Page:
allow from 192.230.64.0/18
allow from 107.154.126.0/24
allow from 2a02:e980::/29
</FilesMatch>

Nginx (ngx_http_access_module):

If your server is using Nginx, add the following to the configuration file:

location / {
# allow Incapsula
allow 199.83.128.0/21;
allow 198.143.32.0/19;
allow 149.126.72.0/21;
allow 103.28.248.0/22;
allow 185.11.124.0/22;
allow 45.64.64.0/22;
allow 192.230.64.0/18;
allow 107.154.126.0/24;
allow 2a02:e980::/29;

# drop rest of the world
deny all;
}

IPtables:

#Incapsula proxies access restriction
#Allow HTTP (port 80) from Incapsula
iptables -A INPUT -s 199.83.128.0/21 -p tcp --dport http -j ACCEPT
iptables -A INPUT -s 198.143.32.0/19 -p tcp --dport http -j ACCEPT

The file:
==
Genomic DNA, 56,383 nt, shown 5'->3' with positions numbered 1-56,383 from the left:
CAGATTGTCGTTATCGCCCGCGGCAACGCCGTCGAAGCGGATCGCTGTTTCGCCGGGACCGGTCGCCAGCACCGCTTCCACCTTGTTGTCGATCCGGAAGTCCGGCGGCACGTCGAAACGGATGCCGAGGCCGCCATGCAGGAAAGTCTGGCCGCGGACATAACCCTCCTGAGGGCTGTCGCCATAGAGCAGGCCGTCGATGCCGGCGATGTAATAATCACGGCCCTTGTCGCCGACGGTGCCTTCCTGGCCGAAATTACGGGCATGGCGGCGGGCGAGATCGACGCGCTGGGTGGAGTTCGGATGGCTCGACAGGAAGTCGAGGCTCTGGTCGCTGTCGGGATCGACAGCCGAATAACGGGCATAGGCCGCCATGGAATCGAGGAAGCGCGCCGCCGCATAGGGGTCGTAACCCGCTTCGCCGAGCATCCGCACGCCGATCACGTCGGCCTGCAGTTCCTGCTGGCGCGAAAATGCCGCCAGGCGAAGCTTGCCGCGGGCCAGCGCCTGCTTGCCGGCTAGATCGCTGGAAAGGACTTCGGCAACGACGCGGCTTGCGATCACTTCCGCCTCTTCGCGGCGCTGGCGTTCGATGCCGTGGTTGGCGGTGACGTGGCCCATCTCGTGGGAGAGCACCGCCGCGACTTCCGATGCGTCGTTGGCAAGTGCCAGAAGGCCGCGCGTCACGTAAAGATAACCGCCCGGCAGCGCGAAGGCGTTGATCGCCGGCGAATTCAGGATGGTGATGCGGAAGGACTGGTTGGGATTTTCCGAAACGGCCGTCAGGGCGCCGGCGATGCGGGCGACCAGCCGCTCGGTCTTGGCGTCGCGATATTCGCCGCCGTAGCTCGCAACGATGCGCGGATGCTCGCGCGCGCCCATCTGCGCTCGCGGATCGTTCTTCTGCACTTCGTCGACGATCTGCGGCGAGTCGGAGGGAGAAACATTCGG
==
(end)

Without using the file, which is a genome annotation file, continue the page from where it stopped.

iptables -A INPUT -s 149.126.72.0/21 -p tcp --dport http -j ACCEPT
iptables -A INPUT -s 103.28.248.0/22 -p tcp --dport http -j ACCEPT
iptables -A INPUT -s 185.11.124.0/22 -p tcp --dport http -j ACCEPT
iptables -A INPUT -s 45.64.64.0/22 -p tcp --dport http -j ACCEPT
iptables -A INPUT -s 192.230.64.0/18 -p tcp --dport http -j ACCEPT
iptables -A INPUT -s 107.154.126.0/24 -p tcp --dport http -j ACCEPT
iptables -A INPUT -s 2a02:e980::/29 -p tcp --dport http -j ACCEPT

#Block HTTP from other sources
iptables -A INPUT -p tcp --dport http -j DROP

#Allow HTTPS (port 443) from Incapsula
iptables -A INPUT -s 199.83.128.0/21 -p tcp --dport https -j ACCEPT
iptables -A INPUT -s 198.143.32.0/19 -p tcp --dport https -j ACCEPT
iptables -A INPUT -s 149.126.72.0/21 -p tcp --dport https -j ACCEPT
iptables -A INPUT -s 103.28.248.0/22 -p tcp --dport https -j ACCEPT
iptables -A INPUT -s 185.11.124.0/22 -p tcp --dport https -j ACCEPT
iptables -A INPUT -s 45.64.64.0/22 -p tcp --dport https -j ACCEPT
iptables -A INPUT -s 192.230.64.0/18 -p tcp --dport https -j ACCEPT